Seay et al v. MENARD, INC.,, No. 1:2017cv07047 - Document 58 (N.D. Ill. 2018)

Court Description: MEMORANDUM Opinion and Order Signed by the Honorable Young B. Kim on 10/1/2018. (ma,)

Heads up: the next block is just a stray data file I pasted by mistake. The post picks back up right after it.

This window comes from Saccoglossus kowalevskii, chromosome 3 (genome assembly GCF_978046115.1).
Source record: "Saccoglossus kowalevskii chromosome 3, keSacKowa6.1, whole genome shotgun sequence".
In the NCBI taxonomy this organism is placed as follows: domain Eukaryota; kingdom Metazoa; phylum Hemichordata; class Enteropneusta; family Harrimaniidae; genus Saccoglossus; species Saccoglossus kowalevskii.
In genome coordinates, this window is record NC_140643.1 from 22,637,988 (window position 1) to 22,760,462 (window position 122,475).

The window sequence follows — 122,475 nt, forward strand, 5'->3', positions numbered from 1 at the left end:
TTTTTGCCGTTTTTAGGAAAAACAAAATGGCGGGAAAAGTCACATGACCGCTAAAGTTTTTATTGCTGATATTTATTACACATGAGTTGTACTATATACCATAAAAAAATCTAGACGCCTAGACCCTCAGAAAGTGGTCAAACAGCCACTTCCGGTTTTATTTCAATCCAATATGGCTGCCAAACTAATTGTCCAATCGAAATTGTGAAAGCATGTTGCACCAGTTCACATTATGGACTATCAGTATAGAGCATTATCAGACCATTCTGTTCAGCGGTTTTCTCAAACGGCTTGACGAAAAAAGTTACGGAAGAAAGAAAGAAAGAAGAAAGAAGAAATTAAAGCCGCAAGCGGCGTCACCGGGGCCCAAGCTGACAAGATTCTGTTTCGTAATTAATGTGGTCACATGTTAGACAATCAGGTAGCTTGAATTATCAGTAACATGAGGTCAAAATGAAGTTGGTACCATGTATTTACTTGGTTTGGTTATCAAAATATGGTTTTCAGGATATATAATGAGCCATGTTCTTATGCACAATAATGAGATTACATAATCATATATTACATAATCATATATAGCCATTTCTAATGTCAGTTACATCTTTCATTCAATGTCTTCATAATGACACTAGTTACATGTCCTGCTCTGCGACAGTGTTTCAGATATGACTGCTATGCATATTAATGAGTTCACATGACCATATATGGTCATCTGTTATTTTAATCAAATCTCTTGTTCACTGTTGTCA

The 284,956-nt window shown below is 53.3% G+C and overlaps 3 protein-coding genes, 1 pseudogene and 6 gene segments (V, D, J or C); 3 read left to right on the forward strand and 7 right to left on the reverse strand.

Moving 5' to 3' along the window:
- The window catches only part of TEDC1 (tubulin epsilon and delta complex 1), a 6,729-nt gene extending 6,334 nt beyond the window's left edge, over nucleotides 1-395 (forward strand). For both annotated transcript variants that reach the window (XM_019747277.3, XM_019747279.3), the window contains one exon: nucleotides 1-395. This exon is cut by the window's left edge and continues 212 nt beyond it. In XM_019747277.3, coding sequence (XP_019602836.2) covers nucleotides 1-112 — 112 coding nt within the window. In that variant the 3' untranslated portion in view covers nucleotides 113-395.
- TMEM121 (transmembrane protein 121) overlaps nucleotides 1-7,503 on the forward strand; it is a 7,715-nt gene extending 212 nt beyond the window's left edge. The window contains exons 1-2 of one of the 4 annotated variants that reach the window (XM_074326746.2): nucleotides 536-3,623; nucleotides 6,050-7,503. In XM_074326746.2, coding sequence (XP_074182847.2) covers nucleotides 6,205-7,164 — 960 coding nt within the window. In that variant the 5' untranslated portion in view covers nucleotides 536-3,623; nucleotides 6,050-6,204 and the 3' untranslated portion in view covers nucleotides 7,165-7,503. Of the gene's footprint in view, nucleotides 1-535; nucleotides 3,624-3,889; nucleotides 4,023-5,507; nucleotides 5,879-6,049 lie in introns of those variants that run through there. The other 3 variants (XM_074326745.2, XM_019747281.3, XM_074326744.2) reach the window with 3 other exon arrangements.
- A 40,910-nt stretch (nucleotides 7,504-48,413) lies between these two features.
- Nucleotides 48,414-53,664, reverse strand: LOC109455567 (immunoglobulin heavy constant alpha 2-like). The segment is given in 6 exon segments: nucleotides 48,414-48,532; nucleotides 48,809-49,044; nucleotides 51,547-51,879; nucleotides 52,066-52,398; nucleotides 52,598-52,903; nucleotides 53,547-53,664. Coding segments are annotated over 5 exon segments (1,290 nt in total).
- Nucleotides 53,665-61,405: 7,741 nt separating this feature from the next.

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Seay et al v. MENARD, INC., Doc. 58 UNITED STATES DISTRICT COURT NORTHERN DISTRICT OF ILLINOIS EASTERN DIVISION CHARLES SEAY and KIMBERLY SEAY, Plaintiffs, v. MENARD, INC., Defendant. ) ) ) ) ) ) ) ) ) ) No. 17 CV 7047 Magistrate Judge Young B. Kim October 1, 2018 MEMORANDUM OPINION and ORDER Plaintiffs Charles (“Charles”) and Kimberly (“Kimberly”) Seay brought this suit against Defendant Menard, Inc. after Charles sustained injuries while shopping at a Menard store. Charles asserts a claim for negligence and his wife asserts a claim for loss of consortium. Menard moves for summary judgment, arguing that the display base on which Charles tripped was an “open and obvious” condition for which Menard owed no duty of protection. For the following reasons, the motion is denied:1 1 The court also denies Menard’s motion to strike facts, (R. 52, Def.’s Reply at 1), set forth in Plaintiffs’ summary judgment response, (R. 46, Pls.’ Resp.). Menard argues that Plaintiffs’ discussion of “new” facts from exhibits attached to Menard’s Local Rule (“LR”) 56.1 statement should have been included in Plaintiffs’ “additional facts” section of their LR 56.1 statement. (R. 52 at 1-2). “[I]t is firmly within the district court’s discretion to strike” a response to the movant’s LR 56.1 statement. Mingo v. Roadway Express, Inc., 135 F. Supp. 2d 884, 893 (N.D. Ill. 2001). However, the court declines to strike facts discussed by Plaintiffs in their response brief because they provided Menard adequate notice of such facts in their response and Menard was able to reply to these facts. (See R. 51, Def.’s LR 56.1 Reply). Background2 On November 30, 2016, Charles sustained injuries when walking through an aisle at a Menard store in Evergreen Park, Illinois, and his “foot became caught on a display,” causing him to fall. (R. 38, Def.’s LR 56.1 Statement ¶¶ 1, 8, 9, 11.) More specifically, Charles’s “foot was caught on the elevated rubber trim surrounding a mat or rug which [assistant] store manager [Billy] Garrison describes as a ‘promo flat’[.]” (R. 45, Pls.’ LR 56.1 Resp. ¶¶ 11, 19, 25; see also R. 38, Ex. A(1), (4).) Menard’s video footage of the incident depicts Charles’s trip and fall. (R. 38 ¶¶ 14, 15, Ex. C.) Photographs taken by Kimberly after the incident show the nature and location of the trim on which Charles tripped. (Id., Ex. A(1), (4); R. 45 ¶¶ 55, 58.) Menard asserts that Charles fell near an end cap in a main aisle, which is more than six feet wide and wide enough for two carts to pass each other “without either cart or person touching each other or the sides of the aisles.” (R. 38 ¶¶ 2023.) Plaintiffs dispute Menard’s use of the term “end cap” and its characterization of the width of the aisle.3 (R. 45 ¶¶ 12, 14, 20, 21.) Plaintiffs state that Charles 2 The following facts are taken from the parties’ LR 56.1 statements and responses, (R. 38, 45, 51), video footage from Menard surveillance cameras, (R. 38, Ex. C), and photographs taken by Kimberly, (id., Ex. A). Where the parties disagree about material facts, the court presents each side’s position but views the facts in the light most favorable to the non-moving party. See O’Leary v. Accretive Health, Inc., 657 F.3d 625, 630 (7th Cir. 2011). The court includes only the parties’ facts that are appropriately presented, supported, and relevant. 3 According to Menard, Plaintiffs allege that “Menard placed and positioned the end cap display in the aisle such that it caused a tripping hazard and that Menard failed to keep its aisle clear of tripping hazards.” (R. 38 ¶ 12.) Plaintiffs respond 2 “was moving from a wider aisle to the narrower aisle and the narrow aisle was occupied by a number of store patrons coming toward [them].”4 (Id. ¶ 21.) “Instead of being able to move into the middle of the narrower aisle, Charles, seeing the other customers occupying the aisle, stepped in front of his wife to travel single file on the left side of the [narrower] aisle when he caught his foot on the raised rubber trim,” according to Plaintiffs. (Id.) Charles had walked past the end cap during prior visits to the store.5 (R. 38 ¶ 24.) While walking on the left side of the aisle about 15 to 20 feet from the display, Charles saw the base of the display, including a two- or three-foot high box. (Id. ¶¶ 26-29.) Charles continued to walk in a straight line, looking where he was walking. (Id. ¶ 29.) He noticed an object at the base, which he assumed was flush with the floor. (Id. ¶ 30.) He also noticed that the base was a different color from that their complaint does not use “end cap display,” but rather “display,” and that deposition testimony shows that “end cap display” is a term of art different from the “promo flat” by which Charles fell. (R. 45 ¶ 12; see also id. ¶¶ 14, 20, 24-25, 51.) 4 Menard asserts that Plaintiffs did not “offer any evidence to dispute or disprove [Menard’s] statement that the fall happened in a main aisle, which is over six feet wide and wider than other aisles,” (R. 51 ¶ 20), or that the aisle was “wide enough for two carts to pass each other,” (id. ¶ 21), but Plaintiffs cited the video footage of the incident, (R. 38, Ex. C), and other evidentiary support, (R. 45 ¶¶ 1, 20, 21). Unless otherwise noted, the court does not agree with Menard’s general assertions that Plaintiffs did not cite appropriate evidence to support their responses. (See R. 51 ¶¶ 11, 12, 20, 25, 36-39, 42, 43, 47, 57.) 5 While Plaintiffs dispute this fact, (R. 45 ¶ 24), they did not cite any evidence to support their position, as required by LR 56.1(b)(3)(B). Furthermore, Kimberly testified that Charles had walked past the end cap where the incident occurred during prior visits to Menard. (R. 51 ¶ 24 (citing R. 38, Ex. A at 34:9-11, 42:21-23).) Therefore, the fact is deemed admitted for summary judgment purposes. 3 the floor. (Id. ¶ 31; see also id. ¶ 34.) As Kimberly approached the display, she saw what she thought was a green and black tarp on the floor. (Id. ¶ 32.) Menard asserts that because Charles saw the base 15 to 20 feet before he approached the display, “he was aware of where it was located before he fell.” (Id. ¶ 36.) Nothing was “blocking” his vision, “distracting” his attention, or preventing him from looking down immediately before the fall, according to Menard. (Id. ¶¶ 37-40.) Menard contends that Charles “had some room to move to his right without contacting other customers,” and if he had done so, “he would have avoided the base.” (Id. ¶¶ 42, 43.) George Kemp was walking in the opposite direction of Charles, and Kemp moved over and behind his wife, to allow Charles to pass. (Id. ¶¶ 45-47.) The video footage shows approximately one foot between Charles’s right hand and the side of Kemps’ cart. (Id. ¶ 48, Ex. C.) Charles testified that the display base extended beyond the boxes, and that his left toe caught the black trim on the base, not the box. (Id. ¶¶ 49, 50, 54.) Plaintiffs respond that Charles thought that the trim surrounding the carpet was flush with the floor, not elevated. (R. 45 ¶¶ 36, 40.)6 Charles was not looking at the base immediately before he fell as he was looking ahead. (Id. ¶ 37.) While Plaintiffs agree that Charles was not distracted before he fell, they state that he was looking where he was walking, not staring downward. (Id. ¶¶ 38-40.) Plaintiffs disagree that Charles had room to move to his right without “contacting or crowding” other customers. (Id. ¶¶ 42-43.) 6 The court denies Menard’s request to strike Plaintiffs’ responses as nonresponsive. (R. 51 ¶¶ 21, 36-40, 42-44, 47, 58-60, 62-66.) 4 Menard asserts that the green carpet and black trim at the base were “obvious and easily visible.” (R. 38 ¶ 59; see also id. ¶¶ 58, 62.) Menard also contends that the end cap display was out of the walkway, was not a tripping hazard because the green carpet and box signaled the presence of an object and was lined up flush with the aisles and end caps. (Id. ¶¶ 63-66.) Plaintiffs disagree, responding that the carpet and trim extended beyond the displayed boxes into the aisle, and the trim appeared to be flush with the floor when in fact it was raised above the floor. (R. 45 ¶ 58; see also R. 38, Ex. A(4).) Plaintiffs cite witness testimony from Kemp, his wife Rebecca Kemp, and Ashley Wilson stating their beliefs that the trim was hazardous insofar as it extended into the “walkway aisle.”7 (R. 45 ¶ 62; see also id. ¶¶ 63, 65, 66.) Wilson also expressed her belief that the trim height was dangerous and would have been safer if it had been flush with the floor. (Id. ¶ 62; see also id. ¶¶ 64, 66.) Because of his fall, Charles fractured “the head of his right humerus (shoulder) and right patella (knee cap).” (R. 46 at 1.) Plaintiffs filed suit against Menard in the Circuit Court of Cook County, Illinois, and Menard removed the case to federal court. The parties then consented to this court’s jurisdiction. (R. 10.) 7 The court does not rely on lay opinions of Plaintiffs’ witnesses or Menard employees in rendering its decision. The parties have not briefed or challenged the admissibility of lay opinion testimony pursuant to Federal Rule of Evidence 701. As such, the court merely cites the testimony here to show that lay people who purportedly observed the condition first-hand disagree as to the openness and obviousness of the condition and does not rule on the admissibility of such evidence at trial. 5 Analysis Summary judgment is appropriate when the moving party shows “that there is no genuine dispute as to any material fact and the movant is entitled to judgment as a matter of law.” Fed. R. Civ. P. 56(a). In considering a motion for summary judgment, this court must view the evidence in the light most favorable to the nonmoving party, drawing all reasonable inferences in its favor. See Anderson v. Liberty Lobby, Inc., 477 U.S. 242, 255 (1986). A genuine issue of material fact exists where “the evidence is such that a reasonable jury could return a verdict for the nonmoving party.” Id. at 248. Summary judgment should be entered “against a party who fails to make a showing sufficient to establish the existence of an element essential to that party’s case, and on which that party will bear the burden of proof at trial.” Celotex Corp. v. Catrett, 477 U.S. 317, 322 (1986). “The mere existence of a scintilla of evidence in support of the [non-movant’s] position will be insufficient; there must be evidence on which the jury could reasonably find for the [nonmovant].” Anderson, 477 U.S. at 252. Illinois law applies to this diversity action. See Blood v. VH-1 Music First, 668 F.3d 543, 546 (7th Cir. 2012). For Charles to prevail on his negligence claim under Illinois law, he must show that Menard: (1) owed him a duty; (2) breached that duty; (3) his injury was proximately caused by such breach; and (4) he sustained damages as a result. See Dunn v. Menard, Inc., 880 F.3d 899, 906 (7th Cir. 2018) (citing Wilfong v. L.J. Dodd Constr., 930 N.E.2d 511, 519 (Ill. App. Ct. 2010)); Piotrowski v. Menard, Inc., 842 F.3d 1035, 1038 (7th Cir. 2016). Whether a 6 defendant owes a plaintiff a duty of care is a question of law. Bruns v. City of Centralia, 2014 IL 116998, ¶ 13. In deciding whether a duty exists, the court must consider “‘whether defendant and plaintiff stood in such a relationship to one another that the law imposed upon defendant an obligation of reasonable conduct for the benefit of plaintiff.’” Id. ¶ 14 (quoting Ward v. K Mart Corp., 554 N.E.3d 223, 226 (Ill. 1990)). “[T]he concept of duty in negligence cases is very involved, complex and indeed nebulous.” Dunn, 880 F.3d at 906 (internal quotation omitted). Four factors guide this inquiry: “‘(1) the reasonable foreseeability of the injury, (2) the likelihood of the injury, (3) the magnitude of the burden of guarding against injury, and (4) the consequences of placing that burden on the defendant.’” Id. at 906 (quoting Wilfong, 930 N.E.2d at 519). A. Duty of Care Factors One and Two Menard argues that it owed Charles no duty of care because it was not reasonably foreseeable that Charles would trip on the “open and obvious” display and become injured. (R. 39, Def.’s Mem. at 5-12.) Under the Restatement (Second) of Torts § 343 (1965), an injury is reasonably foreseeable if a landowner knows of an unreasonable risk of harm, knows that the invitee will not realize the harm, and does not exercise reasonable care in protecting the invitee from danger. See Kleiber v. Freeport Farm & Fleet, Inc., 942 N.E.2d 640, 647 (Ill. App. Ct. 2010). This duty of care is negated, however, where a condition is open and obvious. Bucheleres v. Chi. Park Dist., 665 N.E.2d 826, 832 (Ill. 1996). This is because “the law generally assumes that persons who encounter [open and obvious] conditions will take care to 7 avoid any danger inherent in such condition.” Id. The open and obvious rule applies to the first two duty of care factors—reasonable foreseeability and likelihood of injury. See Bruns, 2014 IL 116998, ¶ 19. Menard argues that whether the display qualified as open and obvious is a question of law. (R. 39 at 6.) While the open and obvious question may and often does present a factual issue, where there is no dispute “‘as to the physical nature of the condition,’” the inquiry must be resolved as a matter of law. Dunn, 880 F.3d at 906 (quoting Bruns, 2014 IL 116998, ¶ 18). “‘[W]hether the condition is open and obvious depends not on plaintiff’s subjective knowledge but, rather, on the objective knowledge of a reasonable person confronted with the same condition.’” Id. at 907 (quoting Racky v. Belfor USA Grp., Inc., 2017 IL App (1st), ¶ 119). Menard posits that there is no dispute as to the physical nature of the “end cap display.” (R. 39 at 6-7.) Menard focuses on facts relating to the obviousness of the display as a whole: (1) the display base was green and black while the floor was gray; (2) the display was “not in the aisle or in anyone’s walking path”; (3) Charles saw the display when he was 15 to 20 feet away; (4) Charles could have moved to his right to avoid the display; and (5) Charles had an unobstructed view of the display. (Id. at 7, 9.) Menard argues that under these circumstances, a reasonable person would have appreciated the open and obvious condition and risk associated with walking too closely to the display. (See id. at 8, 11-12.) Plaintiffs respond that there are “multiple disputed material facts” relating to the condition that caused Charles to trip and fall. (R. 46 at 1, 6.) Plaintiffs 8 assert that Charles was looking ahead while walking, not staring downward, and did not appreciate that the black base trim surrounding the display was raised about 1.5 inches off the ground, thereby creating a tripping hazard. (Id. at 4; see also R. 38, Ex. A; R. 45 ¶¶ 38-40, 58, 62-66.) See Buchaklian v. Lake Cty. Family Young Men’s Christian Ass’n, 732 N.E.2d 596, 600-01 (Ill. App. Ct. 2000) (declining to require “invitees, as a matter of law . . . to look constantly downward”). Although Charles saw the display from 15 to 20 feet away, he believed that the base trim was flush with the floor. (R. 46 at 2-3; see also R. 38 ¶¶ 29-31, Ex. A; R. 45 ¶¶ 36, 38-40, 58.) Contrary to Menard’s assertion that the display did not extend into the aisle, Plaintiffs respond that the trim on which Charles tripped extended beyond the displayed boxes and out into the aisle. (R. 38 ¶¶ 49, 50, 54; R. 45 ¶¶ 25, 62, 53, 65, 66). Plaintiffs also dispute other facts that they assert are material to the open and obvious inquiry. For example, they argue that the subject display was a “promo flat” and not an “end cap” as Menard contends. (R. 46 at 3 n.2.) Despite Menard’s assertion that Charles could have moved to the right to avoid the display base, Kimberly and Rebecca Kemp disagree, testifying that there was not enough room in the aisle. (R. 38, Ex. B at 31-32; R. 43, Rebecca Kemp Dep. at 19.) Menard employees Greg McIlhargie, Krystle Herring, and Garrison testified that they did not believe the rug or trim posed a tripping hazard. (R. 38, Ex. D at 38, Ex. F at 4344, Ex. G at 78-79.) Conversely, Rebecca Kemp and Wilson, eyewitnesses to Charles’s fall, testified that the trim was a tripping hazard. (R. 43 at 18; R. 44, 9 Wilson Dep. at 19.) Rebecca Kemp stated, “This piece on the floor, it’s out too far. So I could understand with [Charles] walking his foot would hit that bottom piece that’s down there and that’s where he tripped.” (R. 43 at 17.) Plaintiffs assert that a reasonable person would not be expected to stare downward, especially with other shoppers approaching, to appreciate the hazardous nature of the raised base trim or the risk involved with walking near it. (R. 46 at 5-9.) Despite semantic distinctions about the type of display, different perspectives on whether Charles could have moved to his right while walking in the aisle, and whether the base trim presented a tripping hazard, the parties do not dispute the physical nature of the condition at issue. The parties instead disagree on which aspects of the display are relevant to the open and obvious inquiry and the extent to which a reasonable person in Charles’s position would have recognized the dangerousness of the condition and the risk associated with walking near it. Menard claims that the entire display of boxes placed on contrasting green carpet with black trim in a wide aisle was open and obvious to any reasonable person. Plaintiffs point to the raised black trim extending beyond the displayed boxes and the fact that witnesses perceived the trim to be flush with the floor and, as such, a tripping hazard. Drawing all inferences and construing all facts in Plaintiffs’ favor, the court finds that “a reasonable person exercising ordinary perception, intelligence, and judgment” in Charles’s position may not have recognized that the black base trim was raised off the floor or that it presented a tripping hazard. Perez v. Heffron, 2016 IL App (2d) 160015, ¶ 12. 10 In so finding, the court is mindful that the open and obvious doctrine is intended to protect landowners where the “nature of the condition itself gives caution and therefore the risk of harm is considered slight.” Dunn, 880 F.3d at 906 (quoting Bucheleres, 665 N.E.2d at 832)). In Dunn, 880 F.3d at 907, the Seventh Circuit upheld an open and obvious finding where the evidence allowed for only one conclusion that a “leaning and unstable stack” of insulation presented such an “open and obvious danger that a reasonable person with [the plaintiff’s] knowledge would have appreciated” the risk. See Scott v. Menard, No. 16 CV 723, Dkt. 42, at 6-7 (N.D. Ill. Aug. 9, 2017) (finding no disputed issue as to the open and obvious nature of a 48-by-32-inch pallet jack in a Menard aisle). Cases relied upon by Menard found the same. For example, in Kleiber, 942 N.E.2d at 642-43, the plaintiff walked across an empty wooden pallet on the ground in front of a Farm and Fleet store to obtain bags of soil. The plaintiff’s foot “went through one of the holes (slats) in the pallet,” causing the plaintiff to twist her leg and fall. Id. The plaintiff sued for damages, but the court found as a matter of law that there was “no question that the danger posed by the empty pallet was an open and obvious hazard.” See id. at 648. Similarly, in Contreras v. Harvestime Foods, Inc., 2017 IL App (1st) 160878U, ¶ 23, a grocery store customer tripped on the corner of a wooden pallet on which a bin of watermelons had been placed. The customer’s “shoe got stuck” on the pallet and she fell, fracturing her left leg and wrist. Id. ¶¶ 3, 7. The court rejected the customer’s argument that the edges of the bin and pallet should have been aligned, 11 finding that “the protruding wooden pallet” was “readily discover[able] and avoid[able]” because it was “large and conspicuously placed in defendant’s store next to similar large bins of fruit,” “the rounded-corner of the bin was adorned with a large red and white striped arrow, pointing down to the exposed square-corner of the wooden pallet on which the bin was situated,” and “there was nothing in the vicinity of the bin because it was late and the store was empty.” Id. ¶¶ 23, 24, 26. Accordingly, there was “no question that the risk of tripping over an exposed wooden pallet [was] apparent and would be appreciated by a reasonable person in plaintiff’s position.” Id. ¶ 25. See also Ochoa v. Menard, Inc., No. 16 CV 6922, 2017 WL 4861674, at *3-4 (N.D. Ill. Oct. 27, 2017) (finding open and obvious stocking activity occurring in a Menard aisle, which effectively had been blocked off with flatbed and shopping carts because of the condition of the aisle); Novak v. LQ Mgmt., LLC, 2016 IL App (1st) 160429-U, ¶ 27 (finding open and obvious highchair in hotel aisle); Wilfong, 930 N.E.2d at 521 (finding open and obvious rut in construction site). This is not such a case. Unlike in Kleiber, 942 N.E.2d at 642-43, Charles did not fall on a large pallet or even on one of the large boxes displayed. (R. 39 at 4.) Nor did Charles recognize the size or height of the trim when he saw the display from 15 to 20 feet away. (R. 45 ¶¶ 36, 40.) Cf. Kleiber, 942 N.E.2d at 648-49. Instead, Charles tripped on the raised black base trim that appeared to be flush with the floor. (R. 38 ¶ 30; R. 45 ¶¶ 36, 40.) Thus, the facts of this case are not comparable Klieber. 12 The facts in Contreras, 2017 IL App (1st) 160878-U, are also distinguishable from the facts of this case, at least the facts the court must accept as true. The boxes in the Menard display where Charles fell were not sitting on top of the black trim but rather on green carpet that “extended into the aisle.” (R. 45 ¶ 25; R. 38, Ex. A at 35, Ex. H at 27-28.) End-cap displays to the north of the subject display, in the direction Charles was walking, did not contain similarly large boxes, green carpet, or black trim on the floor. (R. 38, Ex. C.) Cf. Contreras, 2017 IL App (1st) 160878-U, ¶ 23. There was no large arrow or other sign pointing to the elevated nature of the black trim. (R. 38, Exs. A & C.) Cf. Contreras, 2017 IL App (1st) 160878-U, ¶ 23. And, contrary to the empty nature of the grocery store in Contreras, id. ¶ 24, there were other shoppers and a cart in the aisle when Charles fell. (R. 38, Ex. C.) Whereas in Contreras there was “no question” that a reasonable person would have appreciated the condition of the exposed wooden pallet and risk of tripping on it, id. ¶ 25, the same is not true here where all reasonable inferences are drawn in Plaintiffs’ favor. The evidence in this case simply does not allow for only one conclusion as to the openness or obviousness of the impediment on which Charles tripped. Even though the black base trim was different in color from the green carpet or gray floor, the court cannot find as a matter of law that the elevated nature of the trim or its location—extending out from the nearby boxes being displayed—was so conspicuous as to alert a reasonable person of both the condition and risk involved. See Buchaklian, 732 N.E.2d at 598, 600-01 (denying summary judgment on open and 13 obvious question where a piece of mat that was raised “an inch or two” higher than the rest of the mat caused the plaintiff to trip because “the condition of the mat was not ‘so blatantly obvious and in such [a] position’” that the plaintiff would have discovered it and protected herself against it); Atchley v. Univ. of Chi. Med. Ctr., 2016 IL App (1st) 152481, ¶ 36 (declining to find open and obvious at summary judgment a loading dock condition presenting “a slight height differential, resulting from a broken leveler,” which led a pallet jack to get stuck and then a delivery truck driver to injure himself because the court could not conclude as a matter of law that a reasonable person would have appreciated the condition or risk). Menard acknowledges that there are two exceptions to the open and obvious rule, the distraction exception and the deliberate encounter exception, but argues that neither applies here. (R. 39 at 13-14.) The latter exception clearly does not apply because Plaintiffs had no “economic reason for choosing to encounter the danger,” and they do not argue otherwise. Kleiber, 942 N.E.2d at 649. As to the distraction exception, the parties dispute whether Plaintiffs have asserted that exception here. (R. 39 at 13; R. 46 at 10-11; R. 52 at 10-13.) Menard argues that Plaintiffs do not and cannot contend that the distraction exception applies because Charles expressly admitted that nothing distracted his attention immediately before or at the time he tripped and fell.8 (R. 38 ¶¶ 38-39; R. 38, Ex. A at 45:15-20.) 8 Plaintiffs allege that “prior to and on November 30, 2016, defendant MENARD, INC., knew or should have known that customers, like plaintiff CHARLES SEAY, would be distracted by, among other distractions, display advertising, other customers, carrying items for purchase, as they walked in the aisle.” (R. 3-1, Compl. ¶ 10.) In response to Menard’s LR 56.1 statement, Plaintiffs agreed that 14 For their part, Plaintiffs suggest that while Charles was not distracted from “keeping a proper lookout” ahead as he walked, he “was necessarily ‘distracted’ from looking down at the trim.” (R. 46 at 10-11.) Regardless, because the court has not found that the open and obvious rule applies at summary judgment, the court need not decide whether the distraction exception applies. B. Duty of Care Factors Three and Four Menard argues that the remaining duty of care factors—the magnitude of the burden of guarding against the injury and the consequences of imposing that burden on Menard—weigh against imposing a duty. It contends that Plaintiffs attempt to impose too onerous a burden on Menard to guard against known risks and too great a consequence for not doing so. (R. 39 at 12-13.) To prevent the type of fall that occurred here, Menard asserts that it would be forced to station an employee “in every aisle to warn customers of the obvious dangers of walking into, over, or near end cap displays.” (Id. at 13.) In assessing these factors, the court “must consider all financial and other consequences of imposing a duty on the defendant to guard against the injury at issue, and consider the impact of such a duty on all of the defendant’s operations.” Scott, No. 16 CV 723, Dkt. 42, at 14 (citing Bruns, 2014 IL 116998, ¶ 37). The court declines to infer that Menard’s unsupported assertion is the only possible outcome if a duty of care is found. As the Seventh Circuit found in Dunn, 880 F.3d at 910, “less onerous safeguards [other] than continuous surveillance” may be implemented. “Charles was not distracted from where he was looking at the time of the incident: he was looking ahead in the direction where he was walking.” (R. 45 ¶¶ 38, 39.) 15 For example, Menard could use trim that is flush with the floor or post a sign giving customers notice of the condition, as the grocer did in Contreras, 2017 IL App (1st) 160878-U, ¶ 23. “At trial, the totality of the evidence may point in a different direction, but at summary judgment, the evidence” does not support Menard’s assertion that a judgment can be entered as a matter of law against Plaintiffs. See Allen v. Schneider Logistics, Inc., No. 11 CV 7574, 2014 WL 1884318, at *5 (N.D. Ill. May 12, 2014). Conclusion For the foregoing reasons, Menard’s motion for summary judgment is denied. ENTER: ____________________________________ Young B. Kim United States Magistrate Judge 16